It may not “boldly go where no man has gone before,” but “Star Trek Generations” has enough verve, imagination and familiarity to satisfy three decades’ worth of Trekkers raised on several incarnations of the television skein. The first bigscreen outing for the “Next Generation” crew should soar at the box office and handsomely revive the theatrical franchise much in the way that the reinvented series blasted off with fans old and new. Expect a smooth flight into early 1995 with solid prospects overseas.
In order to facilitate the return of several members of the original Starship Enterprise, a rather convoluted plot has been fashioned. The story begins at a PR-event maiden voyage of a “New” Enterprise, with Kirk (William Shatner), engineer Scott (James Doohan) and Chekov (Walter Koenig) aboard as honored guests and living relics of the Starfleet. (Leonard Nimoy opted out of this latest voyage.)
The smooth-sailing media voyage gets jettisoned when a distress signal summons the craft into action — two cargo ships are engulfed by a ribbon of electrical energy. In Kirk’s heyday it would have been a no-brainer rescue assignment. But the combination of an inexperienced captain and a not yet fully equipped craft add up to catastrophe and the end, albeit heroic, of Kirk. But more on that later.
Four generations after the disaster, the “Next” crew receives an emergency call to throw a lifeline to scientists on an experimental probe. Actually, there’s only one left breathing, the human-like El Aurian Dr. Soran (Malcolm McDowell), who not so coincidentally was a survivor of the almost century-old incident on the New Enterprise. Another survivor happens to be aboard — rec center barkeep Guinan (Whoopi Goldberg).
She tells Capt. Picard (Patrick Stewart) of the Nexus, that mysterious ribbon of energy. Guinan says it induces consuming joy. To regain its nirvana, Soran is willing to do anything, including aligning with malevolent Klingons.
“Star Trek Generations” is primarily about stopping the proverbial mad scientist run amok. Its secondary concern, which makes Kirk’s resuscitation necessary, is Picard’s personal crisis in weighing duty against the need for family — blood-related and otherwise. One can also point to themes of addiction and seduction.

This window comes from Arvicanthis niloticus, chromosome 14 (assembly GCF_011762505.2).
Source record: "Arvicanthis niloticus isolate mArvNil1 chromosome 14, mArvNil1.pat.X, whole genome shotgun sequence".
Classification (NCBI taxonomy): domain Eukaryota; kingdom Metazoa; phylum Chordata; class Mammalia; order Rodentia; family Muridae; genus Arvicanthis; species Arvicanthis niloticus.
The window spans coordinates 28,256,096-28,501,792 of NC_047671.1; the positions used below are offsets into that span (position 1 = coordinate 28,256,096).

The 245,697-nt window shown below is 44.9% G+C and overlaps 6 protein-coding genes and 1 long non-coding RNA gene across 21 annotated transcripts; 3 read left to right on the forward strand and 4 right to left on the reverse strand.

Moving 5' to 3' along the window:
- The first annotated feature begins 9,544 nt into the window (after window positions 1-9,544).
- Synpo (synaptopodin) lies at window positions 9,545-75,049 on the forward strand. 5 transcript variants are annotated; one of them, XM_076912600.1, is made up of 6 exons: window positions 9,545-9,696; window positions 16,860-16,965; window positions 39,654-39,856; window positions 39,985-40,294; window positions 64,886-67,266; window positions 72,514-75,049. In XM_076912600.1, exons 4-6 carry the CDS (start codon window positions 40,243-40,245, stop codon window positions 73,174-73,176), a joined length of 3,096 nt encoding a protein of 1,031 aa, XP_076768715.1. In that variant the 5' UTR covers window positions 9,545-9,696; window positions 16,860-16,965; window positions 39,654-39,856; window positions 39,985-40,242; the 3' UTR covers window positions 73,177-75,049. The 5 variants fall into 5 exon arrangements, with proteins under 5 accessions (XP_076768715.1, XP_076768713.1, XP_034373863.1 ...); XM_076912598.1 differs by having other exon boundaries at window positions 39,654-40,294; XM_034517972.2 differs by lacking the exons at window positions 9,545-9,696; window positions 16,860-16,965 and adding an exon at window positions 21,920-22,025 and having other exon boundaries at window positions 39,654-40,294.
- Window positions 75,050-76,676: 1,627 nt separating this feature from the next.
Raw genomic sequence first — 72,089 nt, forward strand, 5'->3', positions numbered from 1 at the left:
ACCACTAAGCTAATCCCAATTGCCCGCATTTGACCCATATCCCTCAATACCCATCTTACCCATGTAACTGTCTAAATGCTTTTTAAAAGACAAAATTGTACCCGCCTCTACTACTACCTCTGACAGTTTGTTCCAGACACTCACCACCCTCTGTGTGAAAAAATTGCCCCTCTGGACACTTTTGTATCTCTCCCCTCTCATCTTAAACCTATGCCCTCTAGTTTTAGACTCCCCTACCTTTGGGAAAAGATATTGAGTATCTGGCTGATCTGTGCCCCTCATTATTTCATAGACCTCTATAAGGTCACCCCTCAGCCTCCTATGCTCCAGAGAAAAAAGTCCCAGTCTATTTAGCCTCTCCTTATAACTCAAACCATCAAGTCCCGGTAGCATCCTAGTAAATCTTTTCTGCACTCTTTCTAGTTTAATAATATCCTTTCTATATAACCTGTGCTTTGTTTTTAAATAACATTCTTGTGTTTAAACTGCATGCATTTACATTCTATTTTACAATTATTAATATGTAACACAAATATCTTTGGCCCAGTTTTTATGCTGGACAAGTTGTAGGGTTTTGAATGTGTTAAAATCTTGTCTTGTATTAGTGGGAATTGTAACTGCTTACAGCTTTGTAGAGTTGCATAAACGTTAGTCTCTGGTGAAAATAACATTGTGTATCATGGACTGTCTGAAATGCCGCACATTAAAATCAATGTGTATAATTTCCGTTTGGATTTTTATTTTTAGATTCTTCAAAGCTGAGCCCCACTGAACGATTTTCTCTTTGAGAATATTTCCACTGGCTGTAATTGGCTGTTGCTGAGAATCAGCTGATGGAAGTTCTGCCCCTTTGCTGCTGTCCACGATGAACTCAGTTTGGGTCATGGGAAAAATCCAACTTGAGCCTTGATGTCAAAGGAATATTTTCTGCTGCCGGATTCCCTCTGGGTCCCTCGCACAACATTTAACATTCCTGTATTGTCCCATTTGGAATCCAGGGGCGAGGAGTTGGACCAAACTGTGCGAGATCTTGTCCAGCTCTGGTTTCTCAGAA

But there’s more, keeping in the “Trek” tradition of plot-heavy yarns. While the abundance of narrative thread tends to slow matters to less than warp speed, that’s offset by a lot of character detail. The levity in this episode, for instance, revolves around android Data (Brent Spiner) coping with the effects of injecting an “emotion” chip into his circuitry.
The script by Ronald D. Moore and Brannon Braga is so chock-a-block with scientific detail one begins to lose a sense of present, past and future. The story would fail utterly if not for its human dimension.
Advantages to having such familiar characters aboard are the ease of the interplay and the fact that audiences already know the personalities. Shatner and Doohan have mastered the art of playing their roles while providing sly self-commentary. The others have not quite reached that level of acting enlightenment, but give them a few more voyages and they’ll be able to make the Vulcan yellow pages entertaining.
Director David Carson, a small-screen “Trek” vet, does well, not brilliantly, in the widescreen arena. Only a couple of earlier movie editions have truly managed to find the right balance of gadgetry and story, science and fun. Carson scores best in capturing the “Star Trek” look, though he tends to linger too long in recording those achievements.
A review of the logbook of “Star Trek Generations” reveals some fractures, bruises and abrasions. One certainly shouldn’t have expected less. In the end the ship may not be pristine, but even without Spock, the franchise appears likely to live long and prosper.